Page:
Student - November 10, 2016

English-taught programmes prompt growth

Rob Ramaker

The introduction of English-language Bachelor’s degree programmes attracts larger numbers of students, show preliminary figures from the universities association VSNU.

Nationwide, the number of first-year Bachelor’s students rose this academic year by eight percent. This is partly because more international students are coming to the Netherlands to study for a Bachelor’s degree. The University of Twente (UT), for instance, has attracted 20 percent more first-years this year, which is largely due to the increase in the number of programmes offered in English, says a spokesperson in the university magazine UTnieuws. This year the university is offering twelve English-taught Bachelor’s degrees, up from six last year. The University of Amsterdam (UvA) attracted 18 percent more first-years, with the number coming in from abroad going up by 95 percent.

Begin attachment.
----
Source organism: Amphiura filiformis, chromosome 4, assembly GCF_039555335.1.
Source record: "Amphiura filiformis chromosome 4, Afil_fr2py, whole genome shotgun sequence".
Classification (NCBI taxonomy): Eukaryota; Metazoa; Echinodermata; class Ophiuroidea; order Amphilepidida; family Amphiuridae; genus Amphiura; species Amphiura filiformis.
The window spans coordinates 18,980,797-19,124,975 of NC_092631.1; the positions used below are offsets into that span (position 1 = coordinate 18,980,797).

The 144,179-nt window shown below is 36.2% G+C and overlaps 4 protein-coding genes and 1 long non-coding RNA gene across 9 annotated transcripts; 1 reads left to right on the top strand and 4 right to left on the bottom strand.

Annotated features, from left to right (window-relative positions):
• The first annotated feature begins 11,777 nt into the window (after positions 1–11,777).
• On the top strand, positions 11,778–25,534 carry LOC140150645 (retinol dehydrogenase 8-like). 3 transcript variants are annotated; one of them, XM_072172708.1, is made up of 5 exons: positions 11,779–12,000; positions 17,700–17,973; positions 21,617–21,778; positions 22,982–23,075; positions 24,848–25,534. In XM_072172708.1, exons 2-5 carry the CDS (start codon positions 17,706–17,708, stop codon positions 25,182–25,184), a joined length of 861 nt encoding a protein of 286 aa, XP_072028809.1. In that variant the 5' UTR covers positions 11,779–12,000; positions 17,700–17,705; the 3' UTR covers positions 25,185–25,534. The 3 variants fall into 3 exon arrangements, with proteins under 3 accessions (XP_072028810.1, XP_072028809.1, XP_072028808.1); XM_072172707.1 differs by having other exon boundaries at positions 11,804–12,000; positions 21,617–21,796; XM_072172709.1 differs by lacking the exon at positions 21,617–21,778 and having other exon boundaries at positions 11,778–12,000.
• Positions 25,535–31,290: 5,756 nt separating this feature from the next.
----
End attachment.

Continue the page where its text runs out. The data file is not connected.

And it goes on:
Wageningen University & Research has plans to introduce international Bachelor’s degrees too. From September 2018, 7 of the 19 programmes are to be taught solely in English; other interested programmes will follow suit later. Growth is definitely not the aim in Wageningen, though, state the authors of the advisory report on international Bachelor’s degrees. Although Resource has recently noted that individual programme directors do see growth as desirable for their programmes.